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The Most Heartwarming Thing I have Seen In A While (Car Show)

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  • The Most Heartwarming Thing I have Seen In A While (Car Show)

    All of us can learn a thing or three by watching this video...
    I was deeply moved by it...

    Yes, it is Facebook. There is a lot of wonderful things on Facebook, if you choose to look.
    HTIH (Hope The Info Helps)


    Get your facts first, and then you can distort them as much as you please. Mark Twain

    Note: SDC# 070190 (and earlier...)

  • #2
    Ed George told me he once had the same thing happen with his ‘63 Avanti in a restaurant parking lot. He said that the gentleman knew every body line by memory.


    • #3
      In the 70's there was a couple in FL. He was blind. She drove the Stude to the shows. He did the work using his hand as eyes. They both were well adjusted to there life.


      • #4
        The license plate on the car says, "CAN'T SEE."
        The irony...
        Mike Davis
        Regional Manager, North Carolina
        1964 Champ 8E7-122 "Stuey"


        • #5
          Thanks for sharing! Neat video. I was surprised that the owner did not offer to let him sit in the drivers seat.



          • #6
            Thanks for the great post Jeff. You are right, there are some good things on Facebook. Watching, my first clue was the Golden Labrador in a harness, the licence plate cinched it for me.
            Suddenly my problems are minuscule in comparison.


            • #7
              Many years ago when I was a member of the Vintage Tin street rod club here in Pittsburgh I was priveleged to organize a braille rally between several car clubs and the Western Pa School for the Blind. The kids involved spent a lot of time going over the rods just as this young man did. A few could tell if the car had flames, or whether it was a red or a blue tone just by the feel. Needless to say sitting in the passenger seat during the poker run just thrilled the kids to death. Almost as much as it thrilled the 'hardbitten' rodders who drove them


              • #8
                Originally posted by 70Avanti2 View Post
                In the 70's there was a couple in FL. He was blind. She drove the Stude to the shows. He did the work using his hand as eyes. They both were well adjusted to there life.
                I remember them from SDC International Conventions. I watched him clean the Hawk before the shows.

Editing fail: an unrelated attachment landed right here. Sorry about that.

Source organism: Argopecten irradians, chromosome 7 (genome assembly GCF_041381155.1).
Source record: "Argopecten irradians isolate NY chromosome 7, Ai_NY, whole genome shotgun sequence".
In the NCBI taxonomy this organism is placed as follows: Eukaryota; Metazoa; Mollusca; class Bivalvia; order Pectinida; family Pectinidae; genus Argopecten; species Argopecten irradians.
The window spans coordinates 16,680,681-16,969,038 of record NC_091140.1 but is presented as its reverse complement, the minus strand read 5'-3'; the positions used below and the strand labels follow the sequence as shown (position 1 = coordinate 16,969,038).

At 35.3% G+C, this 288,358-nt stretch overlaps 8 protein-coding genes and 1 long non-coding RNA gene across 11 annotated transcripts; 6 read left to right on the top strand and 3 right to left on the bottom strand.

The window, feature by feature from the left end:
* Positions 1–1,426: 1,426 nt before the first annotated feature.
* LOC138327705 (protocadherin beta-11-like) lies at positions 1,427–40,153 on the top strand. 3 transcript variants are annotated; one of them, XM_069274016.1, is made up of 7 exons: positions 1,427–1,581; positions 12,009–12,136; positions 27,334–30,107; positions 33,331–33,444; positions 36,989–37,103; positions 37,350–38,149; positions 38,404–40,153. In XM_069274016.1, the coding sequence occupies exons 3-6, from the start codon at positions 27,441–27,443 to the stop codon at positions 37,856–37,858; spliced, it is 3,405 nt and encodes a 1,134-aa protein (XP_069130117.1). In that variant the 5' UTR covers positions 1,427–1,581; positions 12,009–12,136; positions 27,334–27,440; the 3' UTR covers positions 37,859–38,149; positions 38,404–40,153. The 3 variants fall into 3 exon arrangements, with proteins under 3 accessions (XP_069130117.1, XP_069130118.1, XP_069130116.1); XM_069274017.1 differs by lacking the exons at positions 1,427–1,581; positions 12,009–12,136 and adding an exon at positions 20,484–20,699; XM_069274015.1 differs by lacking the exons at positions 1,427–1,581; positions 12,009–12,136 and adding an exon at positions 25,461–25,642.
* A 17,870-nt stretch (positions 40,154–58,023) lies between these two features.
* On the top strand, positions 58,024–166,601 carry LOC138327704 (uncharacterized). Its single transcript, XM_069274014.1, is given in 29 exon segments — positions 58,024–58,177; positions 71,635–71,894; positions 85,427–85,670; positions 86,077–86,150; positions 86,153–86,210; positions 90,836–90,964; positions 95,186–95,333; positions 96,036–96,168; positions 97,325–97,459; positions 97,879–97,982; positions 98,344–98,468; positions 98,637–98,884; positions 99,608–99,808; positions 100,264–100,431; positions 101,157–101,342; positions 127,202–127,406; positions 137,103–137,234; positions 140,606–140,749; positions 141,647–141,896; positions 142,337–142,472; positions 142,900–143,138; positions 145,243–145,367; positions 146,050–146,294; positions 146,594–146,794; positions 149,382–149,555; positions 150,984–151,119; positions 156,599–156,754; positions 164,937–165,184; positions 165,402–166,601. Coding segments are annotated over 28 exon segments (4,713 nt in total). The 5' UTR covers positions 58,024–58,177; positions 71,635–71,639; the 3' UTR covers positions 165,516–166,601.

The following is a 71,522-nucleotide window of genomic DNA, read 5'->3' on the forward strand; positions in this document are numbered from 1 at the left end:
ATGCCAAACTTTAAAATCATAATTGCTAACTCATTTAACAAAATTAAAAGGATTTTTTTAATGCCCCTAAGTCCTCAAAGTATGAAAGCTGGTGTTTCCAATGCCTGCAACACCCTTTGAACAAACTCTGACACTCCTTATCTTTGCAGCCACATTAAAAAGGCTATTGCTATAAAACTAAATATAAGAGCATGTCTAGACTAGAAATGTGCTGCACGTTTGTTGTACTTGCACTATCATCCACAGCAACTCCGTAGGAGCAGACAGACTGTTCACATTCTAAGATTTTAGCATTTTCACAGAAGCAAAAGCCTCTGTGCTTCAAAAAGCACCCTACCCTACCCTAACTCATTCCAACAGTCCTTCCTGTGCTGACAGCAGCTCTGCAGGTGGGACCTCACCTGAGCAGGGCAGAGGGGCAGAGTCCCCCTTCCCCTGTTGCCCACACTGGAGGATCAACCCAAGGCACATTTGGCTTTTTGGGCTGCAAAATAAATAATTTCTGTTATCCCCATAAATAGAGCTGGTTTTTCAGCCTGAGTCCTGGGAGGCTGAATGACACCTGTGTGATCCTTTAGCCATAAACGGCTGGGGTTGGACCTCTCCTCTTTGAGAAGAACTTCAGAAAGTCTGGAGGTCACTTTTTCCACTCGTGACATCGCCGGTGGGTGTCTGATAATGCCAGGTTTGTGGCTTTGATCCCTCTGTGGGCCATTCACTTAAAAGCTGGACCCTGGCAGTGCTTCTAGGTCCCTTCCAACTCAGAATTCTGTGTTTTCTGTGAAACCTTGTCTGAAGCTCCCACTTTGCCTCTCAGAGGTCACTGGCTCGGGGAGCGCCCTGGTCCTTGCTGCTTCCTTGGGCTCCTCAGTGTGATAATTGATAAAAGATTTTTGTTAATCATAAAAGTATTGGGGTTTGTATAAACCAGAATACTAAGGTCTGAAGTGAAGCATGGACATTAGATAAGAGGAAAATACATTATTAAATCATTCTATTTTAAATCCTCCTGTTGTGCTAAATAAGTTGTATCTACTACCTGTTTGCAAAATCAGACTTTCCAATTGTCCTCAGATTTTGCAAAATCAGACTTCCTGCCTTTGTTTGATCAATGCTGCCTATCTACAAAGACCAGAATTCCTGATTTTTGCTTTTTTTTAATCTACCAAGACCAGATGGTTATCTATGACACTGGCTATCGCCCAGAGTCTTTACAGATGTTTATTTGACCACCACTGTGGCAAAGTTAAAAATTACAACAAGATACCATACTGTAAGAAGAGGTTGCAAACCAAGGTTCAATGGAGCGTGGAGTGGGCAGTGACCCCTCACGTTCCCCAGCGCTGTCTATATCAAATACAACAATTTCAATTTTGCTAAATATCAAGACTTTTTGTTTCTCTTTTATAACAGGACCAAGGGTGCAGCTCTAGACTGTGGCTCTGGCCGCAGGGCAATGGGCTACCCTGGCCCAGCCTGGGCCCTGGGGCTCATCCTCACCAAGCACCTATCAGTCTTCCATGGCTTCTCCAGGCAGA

The engine that I put into one of my 1953 Commander Starliners came from a 1957 Golden Hawk that was owned by a blind man in Beacon, NY. He used to drive the Hawk up and down his driveway. I guess that others took him places in it. The engine had 47K miles on it when I got it.

                There was a van in the Fishkill/Glenham, NY area that had a sign on the back stating: "Caution Blind Man Driving". However, this one was meant as humor since the van belonged to a venetian blind manufacturer.
                Gary L.
                Wappinger, NY

                SDC member since 1968
                Studebaker enthusiast much longer


                • #9
                  I think I have mentioned before that I spent the first 5 years after college working with our state Commission for the Blind. I grew up around a blind couple who my mother and father befriended. We all admired their amazing adaptation to their situation, their talents, and attitude. My exposure to them served me well in my professional position. I left that work after becoming so disillusioned with the morass of bureaucratic entanglements, agency politics, and methods that often prolonged problems instead of assisting the very people you were supposed to help.

                  That is obvious that this individual has multiple disabilities. Not only is he blind, but hearing impaired and without speech. Notice that his companion is communicating with him by “tactile” sign language. He signs visually and tactically. Besides the obvious emotional pull of this video, it demonstrates the best of humanity. This person, without sight, speech, or hearing, is having a great time at this event, but beyond that, I’m sure he is holding his own in contributing to the quality of life of his family and friends. Communicating and sharing his talents, and thoughts just as well as any of us with all our senses. It is really remarkable how, when love teams up with effort, how our world can open up and expand.